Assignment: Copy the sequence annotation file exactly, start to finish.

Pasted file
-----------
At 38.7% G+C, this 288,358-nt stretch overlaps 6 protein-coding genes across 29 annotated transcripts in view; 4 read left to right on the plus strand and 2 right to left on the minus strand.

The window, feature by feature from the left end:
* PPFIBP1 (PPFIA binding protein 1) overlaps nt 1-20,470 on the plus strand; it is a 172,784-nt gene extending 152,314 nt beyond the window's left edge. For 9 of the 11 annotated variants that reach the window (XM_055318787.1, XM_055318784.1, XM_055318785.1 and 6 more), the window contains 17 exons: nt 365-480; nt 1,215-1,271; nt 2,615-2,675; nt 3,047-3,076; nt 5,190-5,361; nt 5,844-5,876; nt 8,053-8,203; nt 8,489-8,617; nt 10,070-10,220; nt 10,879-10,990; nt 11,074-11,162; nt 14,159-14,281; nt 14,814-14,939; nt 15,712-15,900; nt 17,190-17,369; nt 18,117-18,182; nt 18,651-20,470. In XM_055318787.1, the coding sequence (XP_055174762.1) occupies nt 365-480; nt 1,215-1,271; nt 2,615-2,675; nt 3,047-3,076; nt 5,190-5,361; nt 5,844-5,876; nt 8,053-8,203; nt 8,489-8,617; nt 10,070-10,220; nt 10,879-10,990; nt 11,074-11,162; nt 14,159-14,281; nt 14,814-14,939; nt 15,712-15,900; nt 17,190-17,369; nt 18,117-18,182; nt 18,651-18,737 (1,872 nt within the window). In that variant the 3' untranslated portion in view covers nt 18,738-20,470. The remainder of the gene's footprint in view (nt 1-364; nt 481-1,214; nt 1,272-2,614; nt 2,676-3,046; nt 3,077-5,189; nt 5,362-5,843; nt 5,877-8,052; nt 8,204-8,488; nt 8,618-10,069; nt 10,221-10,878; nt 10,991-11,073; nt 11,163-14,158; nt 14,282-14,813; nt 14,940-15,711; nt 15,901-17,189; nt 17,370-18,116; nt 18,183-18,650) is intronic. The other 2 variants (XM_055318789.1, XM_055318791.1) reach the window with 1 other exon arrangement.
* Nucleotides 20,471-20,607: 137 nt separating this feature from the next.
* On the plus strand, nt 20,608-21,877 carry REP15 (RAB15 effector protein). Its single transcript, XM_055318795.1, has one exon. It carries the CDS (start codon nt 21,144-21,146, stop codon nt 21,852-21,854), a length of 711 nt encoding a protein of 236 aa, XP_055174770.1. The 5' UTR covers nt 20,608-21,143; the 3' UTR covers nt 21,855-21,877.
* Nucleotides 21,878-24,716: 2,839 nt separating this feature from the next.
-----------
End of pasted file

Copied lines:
At 38.7% G+C, this 288,358-nt stretch overlaps 6 protein-coding genes across 29 annotated transcripts in view; 4 read left to right on the plus strand and 2 right to left on the minus strand.

The window, feature by feature from the left end:
* PPFIBP1 (PPFIA binding protein 1) overlaps nt 1-20,470 on the plus strand; it is a 172,784-nt gene extending 152,314 nt beyond the window's left edge. For 9 of the 11 annotated variants that reach the window (XM_055318787.1, XM_055318784.1, XM_055318785.1 and 6 more), the window contains 17 exons: nt 365-480; nt 1,215-1,271; nt 2,615-2,675; nt 3,047-3,076; nt 5,190-5,361; nt 5,844-5,876; nt 8,053-8,203; nt 8,489-8,617; nt 10,070-10,220; nt 10,879-10,990; nt 11,074-11,162; nt 14,159-14,281; nt 14,814-14,939; nt 15,712-15,900; nt 17,190-17,369; nt 18,117-18,182; nt 18,651-20,470. In XM_055318787.1, the coding sequence (XP_055174762.1) occupies nt 365-480; nt 1,215-1,271; nt 2,615-2,675; nt 3,047-3,076; nt 5,190-5,361; nt 5,844-5,876; nt 8,053-8,203; nt 8,489-8,617; nt 10,070-10,220; nt 10,879-10,990; nt 11,074-11,162; nt 14,159-14,281; nt 14,814-14,939; nt 15,712-15,900; nt 17,190-17,369; nt 18,117-18,182; nt 18,651-18,737 (1,872 nt within the window). In that variant the 3' untranslated portion in view covers nt 18,738-20,470. The remainder of the gene's footprint in view (nt 1-364; nt 481-1,214; nt 1,272-2,614; nt 2,676-3,046; nt 3,077-5,189; nt 5,362-5,843; nt 5,877-8,052; nt 8,204-8,488; nt 8,618-10,069; nt 10,221-10,878; nt 10,991-11,073; nt 11,163-14,158; nt 14,282-14,813; nt 14,940-15,711; nt 15,901-17,189; nt 17,370-18,116; nt 18,183-18,650) is intronic. The other 2 variants (XM_055318789.1, XM_055318791.1) reach the window with 1 other exon arrangement.
* Nucleotides 20,471-20,607: 137 nt separating this feature from the next.
* On the plus strand, nt 20,608-21,877 carry REP15 (RAB15 effector protein). Its single transcript, XM_055318795.1, has one exon. It carries the CDS (start codon nt 21,144-21,146, stop codon nt 21,852-21,854), a length of 711 nt encoding a protein of 236 aa, XP_055174770.1. The 5' UTR covers nt 20,608-21,143; the 3' UTR covers nt 21,855-21,877.
* Nucleotides 21,878-24,716: 2,839 nt separating this feature from the next.